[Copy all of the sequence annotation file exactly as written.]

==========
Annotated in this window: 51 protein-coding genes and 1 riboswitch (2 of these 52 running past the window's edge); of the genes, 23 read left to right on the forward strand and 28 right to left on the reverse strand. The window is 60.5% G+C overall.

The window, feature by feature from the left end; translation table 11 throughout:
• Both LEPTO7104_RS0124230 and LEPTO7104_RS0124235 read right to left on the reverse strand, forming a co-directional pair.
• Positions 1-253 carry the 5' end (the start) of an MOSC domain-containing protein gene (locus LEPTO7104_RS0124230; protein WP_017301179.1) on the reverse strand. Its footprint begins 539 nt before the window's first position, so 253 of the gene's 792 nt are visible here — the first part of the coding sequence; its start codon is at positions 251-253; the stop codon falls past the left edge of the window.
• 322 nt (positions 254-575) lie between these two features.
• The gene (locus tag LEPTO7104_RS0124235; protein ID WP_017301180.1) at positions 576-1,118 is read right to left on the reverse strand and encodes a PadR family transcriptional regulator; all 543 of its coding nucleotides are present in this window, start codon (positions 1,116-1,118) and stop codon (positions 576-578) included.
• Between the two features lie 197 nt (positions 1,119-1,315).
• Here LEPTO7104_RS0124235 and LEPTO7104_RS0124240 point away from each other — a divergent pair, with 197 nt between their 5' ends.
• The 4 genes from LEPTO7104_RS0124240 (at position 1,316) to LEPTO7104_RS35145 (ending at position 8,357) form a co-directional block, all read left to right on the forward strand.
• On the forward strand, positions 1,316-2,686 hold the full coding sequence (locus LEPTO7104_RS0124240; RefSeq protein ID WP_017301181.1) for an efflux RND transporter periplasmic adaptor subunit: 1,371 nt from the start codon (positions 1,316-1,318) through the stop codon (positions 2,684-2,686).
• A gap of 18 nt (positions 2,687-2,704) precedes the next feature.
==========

Annotated in this window: 51 protein-coding genes and 1 riboswitch (2 of these 52 running past the window's edge); of the genes, 23 read left to right on the forward strand and 28 right to left on the reverse strand. The window is 60.5% G+C overall.

The window, feature by feature from the left end; translation table 11 throughout:
• Both LEPTO7104_RS0124230 and LEPTO7104_RS0124235 read right to left on the reverse strand, forming a co-directional pair.
• Positions 1-253 carry the 5' end (the start) of an MOSC domain-containing protein gene (locus LEPTO7104_RS0124230; protein WP_017301179.1) on the reverse strand. Its footprint begins 539 nt before the window's first position, so 253 of the gene's 792 nt are visible here — the first part of the coding sequence; its start codon is at positions 251-253; the stop codon falls past the left edge of the window.
• 322 nt (positions 254-575) lie between these two features.
• The gene (locus tag LEPTO7104_RS0124235; protein ID WP_017301180.1) at positions 576-1,118 is read right to left on the reverse strand and encodes a PadR family transcriptional regulator; all 543 of its coding nucleotides are present in this window, start codon (positions 1,116-1,118) and stop codon (positions 576-578) included.
• Between the two features lie 197 nt (positions 1,119-1,315).
• Here LEPTO7104_RS0124235 and LEPTO7104_RS0124240 point away from each other — a divergent pair, with 197 nt between their 5' ends.
• The 4 genes from LEPTO7104_RS0124240 (at position 1,316) to LEPTO7104_RS35145 (ending at position 8,357) form a co-directional block, all read left to right on the forward strand.
• On the forward strand, positions 1,316-2,686 hold the full coding sequence (locus LEPTO7104_RS0124240; RefSeq protein ID WP_017301181.1) for an efflux RND transporter periplasmic adaptor subunit: 1,371 nt from the start codon (positions 1,316-1,318) through the stop codon (positions 2,684-2,686).
• A gap of 18 nt (positions 2,687-2,704) precedes the next feature.